Social work: a resurgent profession worldwide
Social work has never been more relevant to the challenges of modern society worldwide, and people want to do the job.
This was the conclusion of a discussion at a meeting of three international bodies that promote social work and social welfare:
- the International Federation of Social Workers
- the International Association of Schools of Social Work
- the International Council on Social Welfare
The event took place on 31 May 2007 and was jointly sponsored by IDeA and the General Social Care Council (GSCC).
Welcoming delegates, Lynne Berry, Chief Executive of the GSCC, outlined her own work with regulators from 14 other countries. She reported a global interest in social care, and particular the movement of labour. The UK's model of regulation is unique in its coverage of regulation, conduct and social work training. The forthcoming phased regulation of the entire 1.5 million social care workforce is an unprecedented undertaking.
There are 95,000 registered social workers and social work students in England. A minority of these work in local government. Although many work in the voluntary and private sectors, 10,000 are independent practitioners. Social work is now the equal tenth most popular profession for graduates, equal with medicine. This is an extraordinary transformation for a profession that has had a bad press in the past. Lots of social workers are coming to England to work, from over 80 countries in all. The top four are South Africa, Australia, USA and India.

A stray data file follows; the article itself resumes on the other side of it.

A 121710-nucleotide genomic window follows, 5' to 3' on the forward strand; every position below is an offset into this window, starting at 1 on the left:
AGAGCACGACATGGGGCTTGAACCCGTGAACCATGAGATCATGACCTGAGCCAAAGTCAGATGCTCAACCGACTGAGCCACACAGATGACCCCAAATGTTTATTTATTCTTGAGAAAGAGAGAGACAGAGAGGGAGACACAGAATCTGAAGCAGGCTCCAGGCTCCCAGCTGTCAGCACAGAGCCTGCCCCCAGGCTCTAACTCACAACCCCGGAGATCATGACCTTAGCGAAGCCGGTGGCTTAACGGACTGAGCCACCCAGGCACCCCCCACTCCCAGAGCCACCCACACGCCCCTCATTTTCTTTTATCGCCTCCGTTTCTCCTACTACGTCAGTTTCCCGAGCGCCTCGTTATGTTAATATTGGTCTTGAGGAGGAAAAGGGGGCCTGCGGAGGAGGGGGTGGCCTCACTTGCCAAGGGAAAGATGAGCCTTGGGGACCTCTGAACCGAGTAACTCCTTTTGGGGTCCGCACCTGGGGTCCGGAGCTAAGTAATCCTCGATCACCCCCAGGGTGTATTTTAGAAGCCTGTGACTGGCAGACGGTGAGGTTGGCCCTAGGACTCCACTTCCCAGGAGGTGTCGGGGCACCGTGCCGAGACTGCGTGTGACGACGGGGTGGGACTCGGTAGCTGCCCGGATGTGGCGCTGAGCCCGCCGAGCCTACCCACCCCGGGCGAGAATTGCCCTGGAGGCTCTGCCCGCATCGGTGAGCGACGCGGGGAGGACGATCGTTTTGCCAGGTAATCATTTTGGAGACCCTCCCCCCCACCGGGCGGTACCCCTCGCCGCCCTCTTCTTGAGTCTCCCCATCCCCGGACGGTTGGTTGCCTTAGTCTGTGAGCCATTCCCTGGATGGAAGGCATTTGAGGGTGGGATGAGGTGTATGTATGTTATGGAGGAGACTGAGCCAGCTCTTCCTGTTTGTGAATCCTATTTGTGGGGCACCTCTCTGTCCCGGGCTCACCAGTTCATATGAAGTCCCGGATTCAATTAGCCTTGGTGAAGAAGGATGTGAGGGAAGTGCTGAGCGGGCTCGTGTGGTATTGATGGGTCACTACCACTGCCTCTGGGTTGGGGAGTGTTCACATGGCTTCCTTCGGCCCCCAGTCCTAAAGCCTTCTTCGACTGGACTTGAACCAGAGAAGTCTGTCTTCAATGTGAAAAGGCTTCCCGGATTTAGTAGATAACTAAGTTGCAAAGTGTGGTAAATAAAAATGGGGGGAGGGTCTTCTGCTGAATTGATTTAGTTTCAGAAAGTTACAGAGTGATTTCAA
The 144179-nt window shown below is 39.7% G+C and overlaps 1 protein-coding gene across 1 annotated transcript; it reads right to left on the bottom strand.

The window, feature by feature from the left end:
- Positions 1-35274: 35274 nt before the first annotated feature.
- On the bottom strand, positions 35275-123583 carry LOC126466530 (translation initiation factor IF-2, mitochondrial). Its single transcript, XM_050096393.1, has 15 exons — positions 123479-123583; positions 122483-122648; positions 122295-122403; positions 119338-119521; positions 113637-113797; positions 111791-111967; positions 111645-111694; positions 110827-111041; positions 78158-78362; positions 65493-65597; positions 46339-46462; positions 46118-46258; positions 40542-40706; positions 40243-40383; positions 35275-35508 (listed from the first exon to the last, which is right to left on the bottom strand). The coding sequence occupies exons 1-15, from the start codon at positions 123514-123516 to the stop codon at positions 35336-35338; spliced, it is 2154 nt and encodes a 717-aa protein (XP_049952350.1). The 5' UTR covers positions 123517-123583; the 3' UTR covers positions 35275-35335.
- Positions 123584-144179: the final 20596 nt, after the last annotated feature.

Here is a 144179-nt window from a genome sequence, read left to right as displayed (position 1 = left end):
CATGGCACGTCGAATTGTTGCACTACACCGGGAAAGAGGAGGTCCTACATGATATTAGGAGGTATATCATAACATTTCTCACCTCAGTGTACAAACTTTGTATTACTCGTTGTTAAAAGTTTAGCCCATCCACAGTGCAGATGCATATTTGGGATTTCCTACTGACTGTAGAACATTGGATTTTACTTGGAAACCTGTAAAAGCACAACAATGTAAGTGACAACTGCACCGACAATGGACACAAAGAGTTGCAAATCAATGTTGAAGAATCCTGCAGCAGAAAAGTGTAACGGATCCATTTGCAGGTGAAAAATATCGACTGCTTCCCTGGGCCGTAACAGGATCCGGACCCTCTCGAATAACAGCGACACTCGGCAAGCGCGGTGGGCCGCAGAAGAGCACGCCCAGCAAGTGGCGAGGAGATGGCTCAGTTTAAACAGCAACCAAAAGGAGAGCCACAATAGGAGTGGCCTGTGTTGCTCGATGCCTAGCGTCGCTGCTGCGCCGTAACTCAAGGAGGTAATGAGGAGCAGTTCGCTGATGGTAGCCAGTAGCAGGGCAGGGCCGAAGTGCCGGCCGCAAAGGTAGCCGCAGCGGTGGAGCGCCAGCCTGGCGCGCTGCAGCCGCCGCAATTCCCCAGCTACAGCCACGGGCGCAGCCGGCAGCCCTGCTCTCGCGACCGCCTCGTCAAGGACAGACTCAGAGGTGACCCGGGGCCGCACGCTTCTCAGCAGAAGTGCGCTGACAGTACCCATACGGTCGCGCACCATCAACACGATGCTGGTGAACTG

The Department of Health's recruitment campaign has brought 6,000 more social workers into the workforce. But the number of jobs requiring them has grown too, so demand is still exceeding supply. This situation of excess demand is seen around the world. Extraordinarily, Ethiopia's new school of social work had 1,200 applications for 32 places this year and the government asked all 67 MPs to undertake the graduate programme.
What explains this resurgence? The international consensus was that the profession's greatest strength is its flexibility - the way people can work effectively in different contexts, reflecting the diversity of human experience.
Social workers are most valued because they are comfortable with complexity, with balancing conflicts of interest, and dealing with risk and uncertainty. In some parts of the world these skills are needed to deal with acute problems of poverty or the consequences of conflict or disease. In others, their exercise of judgement is most valued.
More information on the work of the international associations is set out at the bottom of this page.
This piece was written by Andrew Cozens of the IDeA. Published June 2007.
The International Federation of Social Workers (IFSW) is a global organisation based in Berne, Switzerland. It works for social justice, human rights and social development through the development of social work, best practice and international cooperation between social workers and their professional organisations.
The International Association of Schools of Social Work (IASSW) is an international community of schools of social work. It promotes education, training and research for the theory and practice of social work, the administration of social services and the formulation of social policies. The office of IASSW is located in the office of the President, Abye Tasse at Addis Ababa University, Ethiopia. The International Council on Social Welfare (ICSW) is an international non-governmental organisation working for social welfare, social justice and social development, working actively with the UN. The Secretariat is located in Utrecht, the Netherlands.
25 July 2007